Recently I responded to a Facebook query about encouraging children to care for their books. The parent posting for advice described how their own child would leave books lying around, bend spines, and dog-ear pages. I smiled, certain of my reply as I set my teacup down on a stack of half read paperbacks. Then, as I looked around at the dishevelled shelves and floor-books among the general mess I faltered.
I have long been aware that I am a bad keeper of books. I not only rest teacups on book covers, I too dog-ear pages and even crack spines. My husband is, in contrast, a model keeper of books. He gently peers through barely open pages. He keeps books away from all liquids. He remembers page numbers so that he never needs a bookmark. We combined our library long ago and you can tell whose books are whose and whose books have been read by whom.
That is why I know that I am 100% to blame for our son’s current approach to looking after his library. He loves books, don’t get me wrong, but they are as much played with as read. As objects of play books are stepped on, stacked and toppled dramatically. Like stuffed toys they are discarded (on the floor) when the play takes an unexpected turn. For all this rough usage, my son’s books are remarkably intact which is a testament both to his deep-rooted love of their contents but also the manufacturing standards of modern printing and binding.
A playful approach to books should be lauded, right? The legendary Margaret Wild imagines her central character in The Bush Book Club using books for all kinds of playful construction. But then that character is a reluctant reader who cannot sit still long enough to listen to a story. A lesson seems to lurk in the pages: inspire the reader within and books will stop being used for purposes other than reading.
The story arc of The Bush Book Club swirled through my mind along with the floor-books and dishevelled shelves as I wrote my reply. In the end I took the middle ground. I dutifully commended the Mum for being so vigilant, divulged my own terrible record and recommended putting any prize hardbacks up high. The middle ground usually feels safe but the question of how children should treat books and my own example continued to worry me. Would my son grow up to read books or use them to prop up wonky table legs?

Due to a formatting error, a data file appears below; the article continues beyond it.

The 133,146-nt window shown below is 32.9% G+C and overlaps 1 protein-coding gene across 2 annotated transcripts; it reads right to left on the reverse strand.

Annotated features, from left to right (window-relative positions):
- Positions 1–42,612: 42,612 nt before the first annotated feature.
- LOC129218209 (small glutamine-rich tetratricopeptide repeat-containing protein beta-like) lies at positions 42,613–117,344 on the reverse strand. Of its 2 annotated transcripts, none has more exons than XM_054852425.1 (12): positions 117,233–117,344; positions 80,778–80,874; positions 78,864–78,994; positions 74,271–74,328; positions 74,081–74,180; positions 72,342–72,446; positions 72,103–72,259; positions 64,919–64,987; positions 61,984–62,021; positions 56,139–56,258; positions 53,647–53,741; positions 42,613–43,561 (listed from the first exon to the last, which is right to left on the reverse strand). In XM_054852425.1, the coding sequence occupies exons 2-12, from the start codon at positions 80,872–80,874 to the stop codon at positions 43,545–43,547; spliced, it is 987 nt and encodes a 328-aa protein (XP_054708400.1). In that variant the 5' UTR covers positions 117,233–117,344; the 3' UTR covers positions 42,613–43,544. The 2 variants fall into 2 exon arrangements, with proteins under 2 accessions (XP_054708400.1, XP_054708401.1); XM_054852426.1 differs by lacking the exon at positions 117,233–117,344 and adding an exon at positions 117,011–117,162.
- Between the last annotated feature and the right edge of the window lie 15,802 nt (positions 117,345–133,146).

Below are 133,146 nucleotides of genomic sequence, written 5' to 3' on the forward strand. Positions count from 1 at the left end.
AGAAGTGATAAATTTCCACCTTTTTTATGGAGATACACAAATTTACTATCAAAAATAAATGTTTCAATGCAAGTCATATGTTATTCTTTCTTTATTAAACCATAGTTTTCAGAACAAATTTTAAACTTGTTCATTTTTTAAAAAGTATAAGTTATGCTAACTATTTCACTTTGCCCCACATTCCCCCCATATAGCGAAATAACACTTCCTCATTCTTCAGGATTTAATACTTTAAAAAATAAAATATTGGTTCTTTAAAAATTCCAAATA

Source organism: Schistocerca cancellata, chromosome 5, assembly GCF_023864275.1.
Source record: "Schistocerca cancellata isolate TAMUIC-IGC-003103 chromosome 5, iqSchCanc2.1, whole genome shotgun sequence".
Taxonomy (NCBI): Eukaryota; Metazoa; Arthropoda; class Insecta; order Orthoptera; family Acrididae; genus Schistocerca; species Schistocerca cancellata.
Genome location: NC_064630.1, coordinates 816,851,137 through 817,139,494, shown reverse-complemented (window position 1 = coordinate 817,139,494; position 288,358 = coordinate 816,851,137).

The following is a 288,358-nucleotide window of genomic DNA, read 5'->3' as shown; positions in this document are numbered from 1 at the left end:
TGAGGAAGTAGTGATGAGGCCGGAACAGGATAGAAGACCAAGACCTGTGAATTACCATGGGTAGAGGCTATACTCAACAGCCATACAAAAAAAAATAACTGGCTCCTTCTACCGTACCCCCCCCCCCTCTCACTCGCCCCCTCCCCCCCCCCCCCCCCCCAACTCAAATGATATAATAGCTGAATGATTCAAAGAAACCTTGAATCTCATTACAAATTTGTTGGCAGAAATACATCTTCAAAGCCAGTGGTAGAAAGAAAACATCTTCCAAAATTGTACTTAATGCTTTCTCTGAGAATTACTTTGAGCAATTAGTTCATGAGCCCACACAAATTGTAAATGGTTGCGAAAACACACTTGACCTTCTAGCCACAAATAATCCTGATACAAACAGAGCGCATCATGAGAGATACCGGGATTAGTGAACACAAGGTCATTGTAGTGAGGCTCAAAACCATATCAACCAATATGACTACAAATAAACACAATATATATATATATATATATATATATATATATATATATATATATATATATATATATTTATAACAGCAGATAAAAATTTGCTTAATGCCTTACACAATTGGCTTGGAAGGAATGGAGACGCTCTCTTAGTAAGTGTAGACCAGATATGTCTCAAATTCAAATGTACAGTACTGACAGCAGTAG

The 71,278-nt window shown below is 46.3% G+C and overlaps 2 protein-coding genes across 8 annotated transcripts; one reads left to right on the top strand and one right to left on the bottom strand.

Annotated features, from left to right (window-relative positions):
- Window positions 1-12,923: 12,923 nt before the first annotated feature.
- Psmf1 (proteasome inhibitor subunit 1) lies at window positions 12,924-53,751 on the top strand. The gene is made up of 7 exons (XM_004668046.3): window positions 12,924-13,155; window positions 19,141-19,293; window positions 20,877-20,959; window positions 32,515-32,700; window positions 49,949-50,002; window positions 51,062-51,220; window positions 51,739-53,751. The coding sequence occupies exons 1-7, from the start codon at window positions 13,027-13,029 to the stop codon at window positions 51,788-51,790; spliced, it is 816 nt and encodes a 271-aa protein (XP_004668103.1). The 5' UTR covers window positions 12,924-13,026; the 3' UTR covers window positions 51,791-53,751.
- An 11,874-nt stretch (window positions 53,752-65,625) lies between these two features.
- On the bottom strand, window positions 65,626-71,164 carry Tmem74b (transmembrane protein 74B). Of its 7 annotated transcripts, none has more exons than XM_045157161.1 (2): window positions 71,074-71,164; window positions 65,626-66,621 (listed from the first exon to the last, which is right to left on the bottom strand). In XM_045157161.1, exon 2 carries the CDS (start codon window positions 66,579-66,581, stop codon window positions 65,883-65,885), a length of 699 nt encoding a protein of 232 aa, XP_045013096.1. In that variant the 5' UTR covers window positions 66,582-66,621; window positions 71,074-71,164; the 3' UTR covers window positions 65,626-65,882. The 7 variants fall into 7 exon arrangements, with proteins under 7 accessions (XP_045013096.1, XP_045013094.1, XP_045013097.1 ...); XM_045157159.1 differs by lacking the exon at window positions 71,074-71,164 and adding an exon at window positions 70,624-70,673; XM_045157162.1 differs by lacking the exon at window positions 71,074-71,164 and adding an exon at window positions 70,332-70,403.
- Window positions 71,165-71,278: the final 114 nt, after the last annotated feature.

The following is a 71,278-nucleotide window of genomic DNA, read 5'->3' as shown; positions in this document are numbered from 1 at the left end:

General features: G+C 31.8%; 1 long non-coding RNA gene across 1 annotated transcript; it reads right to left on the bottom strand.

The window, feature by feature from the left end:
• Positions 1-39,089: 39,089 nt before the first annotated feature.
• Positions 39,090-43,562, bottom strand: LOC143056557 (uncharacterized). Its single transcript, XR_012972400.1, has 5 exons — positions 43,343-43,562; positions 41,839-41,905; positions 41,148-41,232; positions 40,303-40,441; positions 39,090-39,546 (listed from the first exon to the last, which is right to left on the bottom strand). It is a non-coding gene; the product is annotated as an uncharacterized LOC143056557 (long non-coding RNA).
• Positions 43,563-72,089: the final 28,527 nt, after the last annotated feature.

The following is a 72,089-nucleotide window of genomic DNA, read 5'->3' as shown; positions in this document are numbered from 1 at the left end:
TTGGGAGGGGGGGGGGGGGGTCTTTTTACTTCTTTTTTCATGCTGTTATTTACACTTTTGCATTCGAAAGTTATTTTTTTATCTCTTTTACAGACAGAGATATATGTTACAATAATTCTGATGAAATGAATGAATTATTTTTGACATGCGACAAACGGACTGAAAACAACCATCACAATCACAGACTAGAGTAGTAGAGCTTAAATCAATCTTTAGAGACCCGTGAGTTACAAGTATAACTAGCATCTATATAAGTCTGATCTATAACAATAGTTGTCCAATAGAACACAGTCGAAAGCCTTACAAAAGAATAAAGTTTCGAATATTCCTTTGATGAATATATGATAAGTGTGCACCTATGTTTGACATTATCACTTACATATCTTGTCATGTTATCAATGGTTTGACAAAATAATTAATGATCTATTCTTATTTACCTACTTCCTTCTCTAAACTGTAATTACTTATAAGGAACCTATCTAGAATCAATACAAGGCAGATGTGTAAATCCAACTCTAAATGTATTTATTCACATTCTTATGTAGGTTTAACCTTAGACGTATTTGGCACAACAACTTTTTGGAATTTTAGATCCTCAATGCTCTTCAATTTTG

My gnawing parental insecurity lingered until I watched my son play with his collection of Andy Griffiths’s and Terry Denton’s Treehouse books over the course of a whole day while recovering from a winter cold. Our collection of Treehouse books has been used repeatedly for purposes of play, and read thoroughly too. On this particular day several titles were deployed as engine parts for a spaceship, fed to an imaginary donkey and lovingly arranged as ‘how to guides’ for a supervillain cat. The latter repurposing seemed particularly apt.
If it hadn’t been for that parent’s post, I probably wouldn’t have paid much attention to my son’s interaction with his books over the course of a whole day. But I’m glad I paid attention because it gave me pause to really look at what was happening and to feel confident that for us at least a relaxed approach to books is best. You see if I were to insist on keeping books on the shelves and in good order all of the time, I am not at all certain that my son would feel comfortable playing with them. That play is essential. The contents of the Treehouse books (and all the other titles my son repurposes) cannot be separated from his games; they are the props but also the inspiration. This is the reason why, I’m sure, my son continues to love listening to stories even though he can take or leave a home-reader and recoils from a list of sight words.
So, should I see another worried parent ask about their child keeping books badly, I will not hesitate to respond, nor will I feel the need to occupy the middle ground. I will be recommending with far greater confidence that books need to be accessible, everyday objects, even if that does mean a few spines get cracked along the way.